Jesse Soslow

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On April 15, 2013, the Associated Press’s Twitter account reported that President Obama had been injured in an explosion at the White House. Within seconds of the announcement, the Dow Jones Industrial Average plummeted more than 150 points. Fortunately, the President’s Press Secretary quickly confirmed that the President was unharmed and, soon after, the Associated Press announced that its Twitter account had been hacked. Although this was perhaps the most significant instance of a Twitter account…
We have written before about cases involving disputes between employers and employees over work-related social media accounts, but a new case out of Arizona federal court raises issues that appear to be unlike those we have addressed previously. In Castle Megastore Group, Inc. v. Wilson, plaintiff Castle Megastore Group (CMG), a retailer of novelty and adult-themed merchandise, brought suit against three former employees for various causes of action related to the employees’ alleged misuse…
2012 was a momentous year for social media law. We’ve combed through the court decisions, the legislative initiatives, the regulatory actions and the corporate trends to identify what we believe to be the ten most significant social media law developments of the past year–here they are, in no particular order: Bland v. Roberts – A Facebook “like” is not constitutionally protected speech Former employees of the Hampton Sheriff’s Office in Virginia who were fired by…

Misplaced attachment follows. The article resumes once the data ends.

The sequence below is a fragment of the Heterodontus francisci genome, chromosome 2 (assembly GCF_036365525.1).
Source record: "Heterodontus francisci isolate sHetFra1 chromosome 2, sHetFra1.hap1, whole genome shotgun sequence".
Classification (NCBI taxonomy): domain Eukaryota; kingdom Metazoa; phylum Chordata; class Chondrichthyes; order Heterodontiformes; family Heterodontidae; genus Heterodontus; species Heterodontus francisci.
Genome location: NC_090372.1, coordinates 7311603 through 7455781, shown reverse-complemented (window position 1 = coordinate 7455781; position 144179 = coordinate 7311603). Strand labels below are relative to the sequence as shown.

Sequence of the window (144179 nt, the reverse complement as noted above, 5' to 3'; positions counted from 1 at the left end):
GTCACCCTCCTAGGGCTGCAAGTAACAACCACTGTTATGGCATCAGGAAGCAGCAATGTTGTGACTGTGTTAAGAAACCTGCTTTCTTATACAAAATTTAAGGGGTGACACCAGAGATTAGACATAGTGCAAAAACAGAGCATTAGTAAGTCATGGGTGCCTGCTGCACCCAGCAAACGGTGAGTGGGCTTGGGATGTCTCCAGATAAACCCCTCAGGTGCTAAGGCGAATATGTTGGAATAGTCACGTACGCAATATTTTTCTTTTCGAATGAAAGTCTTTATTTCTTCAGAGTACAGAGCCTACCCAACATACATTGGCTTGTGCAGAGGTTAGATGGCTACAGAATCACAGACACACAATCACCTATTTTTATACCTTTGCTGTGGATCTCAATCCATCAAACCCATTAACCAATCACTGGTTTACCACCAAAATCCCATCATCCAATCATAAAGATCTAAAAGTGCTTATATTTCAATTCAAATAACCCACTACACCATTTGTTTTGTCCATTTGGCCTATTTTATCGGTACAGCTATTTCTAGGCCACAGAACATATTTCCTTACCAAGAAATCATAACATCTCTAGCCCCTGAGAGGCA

In a string of cases against Google, approximately 20 separate plaintiffs have claimed that, through advertisements on its AdWords service, Google engaged in trademark infringement. These claims have been based on Google allowing its advertisers to use their competitors’ trademarks in Google-generated online advertisements. In a recent decision emerging from these cases, CYBERsitter v. Google, the U.S. District Court for the Central District of California found that Section 230 of the Communications Decency Act (CDA)…
When an employee uses a social media account to promote his or her company, who keeps that account when the employee leaves? Perhaps more importantly, who keeps the friends, followers and connections associated with that account? Three lawsuits highlight the challenges an employer may face in seeking to gain control of work-related social media accounts maintained by current or former employees. We start with Eagle v. Edcomm, a federal case out of Pennsylvania involving a…
Section 512 of the Digital Millennium Copyright Act (“DMCA”) offers various “safe harbors” to online service providers (“OSPs”) for claims of copyright infringement against them arising from certain acts of their subscribers and account holders.  Section 512 provides that in order for an OSP to qualify for the DMCA’s protections, it must satisfy certain requirements.  One threshold requirement is that an OSP must have a policy that, under appropriate circumstances, provides for the termination of subscribers and…